What to Bring/Wear
Always bring a full water bottle for each participant (clearly and individually identified) and resupply. No refill water will be available at the course.
You must wear closed toe shoes – tennis shoes are good. Mulch, branches, elements, boards, wires can be potentially injurious to participants.
Please leave your valuables and jewelry at home, due to possible loss and injury.
In warm weather, a typical outfit would include comfortable clothing and shorts or long pants, a t-shirt, and a hat with a brim to protect. On cool mornings, wear a sweatshirt or light jacket that you can take off as the day warms up.
In colder weather, dress in layers you can easily take off and put on, preferably not cotton. In very cold weather it is advisable to bring a ski hat and gloves. Make sure to wear warm socks (made of either wool or fleece or a synthetic blend).
Bring rain gear, as we run the course rain or shine and cannot provide rain gear.
Bring the insect repellent that works best for you and your group. Please follow our directions and stay out of the forested area or non-mulched areas . Yellow jackets, ticks, and snakes tend to nest in non-mulched areas.
Modern technology devices
Use of cell phones, radios, and music devices do not lend themselves to our group development philosophy and program; they are not permitted.
Two exceptions: We do recognize that in emergency situations cell phones are the best method for acquiring advanced medical care and are permitted. Additionally, there are specific times that outside communications are integral to an individual’s well-being; we request that the individual step away from sight of the group.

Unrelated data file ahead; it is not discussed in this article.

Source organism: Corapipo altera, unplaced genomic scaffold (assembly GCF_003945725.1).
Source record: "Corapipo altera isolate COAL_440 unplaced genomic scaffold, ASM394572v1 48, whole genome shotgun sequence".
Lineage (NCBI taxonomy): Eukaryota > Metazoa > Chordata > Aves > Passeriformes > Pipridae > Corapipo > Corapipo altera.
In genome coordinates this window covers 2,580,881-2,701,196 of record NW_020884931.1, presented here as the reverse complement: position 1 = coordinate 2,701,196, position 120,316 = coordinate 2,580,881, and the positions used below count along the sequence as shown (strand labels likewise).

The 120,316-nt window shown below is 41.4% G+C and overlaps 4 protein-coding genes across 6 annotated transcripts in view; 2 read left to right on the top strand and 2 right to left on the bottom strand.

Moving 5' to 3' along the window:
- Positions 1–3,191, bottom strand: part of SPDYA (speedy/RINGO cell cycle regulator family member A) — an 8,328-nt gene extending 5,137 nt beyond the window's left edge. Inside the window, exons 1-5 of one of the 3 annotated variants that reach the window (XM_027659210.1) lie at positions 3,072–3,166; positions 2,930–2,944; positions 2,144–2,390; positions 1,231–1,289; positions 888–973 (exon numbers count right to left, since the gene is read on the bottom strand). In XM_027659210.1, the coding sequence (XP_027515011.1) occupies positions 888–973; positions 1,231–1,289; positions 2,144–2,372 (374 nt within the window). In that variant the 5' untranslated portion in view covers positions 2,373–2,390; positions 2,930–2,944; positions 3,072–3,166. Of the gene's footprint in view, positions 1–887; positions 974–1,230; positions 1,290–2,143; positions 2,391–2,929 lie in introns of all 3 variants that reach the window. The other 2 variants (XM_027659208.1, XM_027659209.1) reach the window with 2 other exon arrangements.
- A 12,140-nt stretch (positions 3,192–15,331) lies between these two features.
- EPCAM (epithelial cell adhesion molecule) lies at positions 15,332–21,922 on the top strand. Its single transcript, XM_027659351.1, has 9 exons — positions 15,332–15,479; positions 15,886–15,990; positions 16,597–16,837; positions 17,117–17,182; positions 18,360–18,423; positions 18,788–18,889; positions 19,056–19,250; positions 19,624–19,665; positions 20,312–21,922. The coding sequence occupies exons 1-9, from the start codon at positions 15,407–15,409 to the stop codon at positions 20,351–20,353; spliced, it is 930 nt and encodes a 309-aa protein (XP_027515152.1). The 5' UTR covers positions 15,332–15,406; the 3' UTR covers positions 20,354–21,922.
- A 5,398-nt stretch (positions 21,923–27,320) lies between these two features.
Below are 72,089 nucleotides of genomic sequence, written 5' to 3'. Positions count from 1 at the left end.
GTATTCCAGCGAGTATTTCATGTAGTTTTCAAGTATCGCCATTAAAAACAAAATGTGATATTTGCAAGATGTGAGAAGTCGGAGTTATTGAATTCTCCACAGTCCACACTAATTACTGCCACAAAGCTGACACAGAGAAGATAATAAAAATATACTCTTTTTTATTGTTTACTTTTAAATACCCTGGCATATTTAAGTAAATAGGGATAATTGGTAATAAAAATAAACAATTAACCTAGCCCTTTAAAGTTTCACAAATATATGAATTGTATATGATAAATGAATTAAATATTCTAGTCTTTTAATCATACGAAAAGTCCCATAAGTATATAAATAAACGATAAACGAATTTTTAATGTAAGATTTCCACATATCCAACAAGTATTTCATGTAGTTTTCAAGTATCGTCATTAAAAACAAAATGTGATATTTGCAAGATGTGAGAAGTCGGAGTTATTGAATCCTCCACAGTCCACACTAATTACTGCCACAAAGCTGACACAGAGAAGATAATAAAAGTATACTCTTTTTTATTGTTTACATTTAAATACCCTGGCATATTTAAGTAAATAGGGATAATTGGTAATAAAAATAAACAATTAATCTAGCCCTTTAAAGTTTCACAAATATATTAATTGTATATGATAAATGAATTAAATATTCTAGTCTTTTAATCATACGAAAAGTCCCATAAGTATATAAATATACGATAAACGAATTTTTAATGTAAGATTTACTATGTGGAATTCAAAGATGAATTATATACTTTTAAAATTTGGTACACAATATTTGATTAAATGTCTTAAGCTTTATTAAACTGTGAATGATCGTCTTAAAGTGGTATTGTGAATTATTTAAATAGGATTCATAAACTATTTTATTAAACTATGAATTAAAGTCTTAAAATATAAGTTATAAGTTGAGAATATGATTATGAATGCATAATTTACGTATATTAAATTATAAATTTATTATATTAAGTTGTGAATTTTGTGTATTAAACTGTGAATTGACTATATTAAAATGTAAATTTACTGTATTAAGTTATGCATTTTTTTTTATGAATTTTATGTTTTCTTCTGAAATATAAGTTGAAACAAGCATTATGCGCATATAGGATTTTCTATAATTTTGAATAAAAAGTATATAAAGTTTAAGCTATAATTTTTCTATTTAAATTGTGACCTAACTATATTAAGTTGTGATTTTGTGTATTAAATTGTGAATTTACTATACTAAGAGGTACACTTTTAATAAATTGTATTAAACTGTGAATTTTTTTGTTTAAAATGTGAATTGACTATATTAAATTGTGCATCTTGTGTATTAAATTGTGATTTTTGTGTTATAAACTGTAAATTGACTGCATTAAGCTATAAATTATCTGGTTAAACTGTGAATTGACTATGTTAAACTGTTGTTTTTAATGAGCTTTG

Medical form and conditions
A signed and completed medical form is required by each person accessing the course, whether observing, supervising, or participating. It is our intent that each participant with medical issues is aware of the potential risks inherent in the participation, which can be physically and psychology challenging. Groups and their leaders are responsible for all of their participants’ medical conditions. Inhalers and EPI pins are required for participants who have either of these potentially life-threatening conditions, including asthma or allergic reactions to insect stings, bites, or food allergies.
Liability and Hold Harmless Release
A signed and completed liability and hold harmless release is required by each person accessing the course, whether observing, supervising or participating.
Adventure Course Details
Minimum/maximum number of participants to schedule a challenge course
Eight. The maximum is negotiable (we have facilitated 330 participants in half a day with advanced planning).
We expect that all participants will maintain an appropriate level of maturity and participate fully. If an inappropriate behavioral issue arises, we will expect your group leader(s), not our staff facilitators, to address it. If necessary, remove the participant.
Experiential education is an educational philosophy where hands-on experience is the basis of learning. Our facilitation staff does not lecture on topics of leadership or teamwork; rather they set up challenges, initiatives, and activities for the individual participant and group and then facilitate them in discussion before or after the activity. Participants learn by sharing their reactions, identifying successful behaviors, and using their collective insight to improve their individual and group performance.
Coaching vs. facilitation
Recently, some individual participants and groups are asking about the difference between our facilitation staff and coaching individual participants through an activity. Our facilitation staff will always facilitate. However, if specifically asked they can coach an individual participant; coaching typically takes place while on a high course element.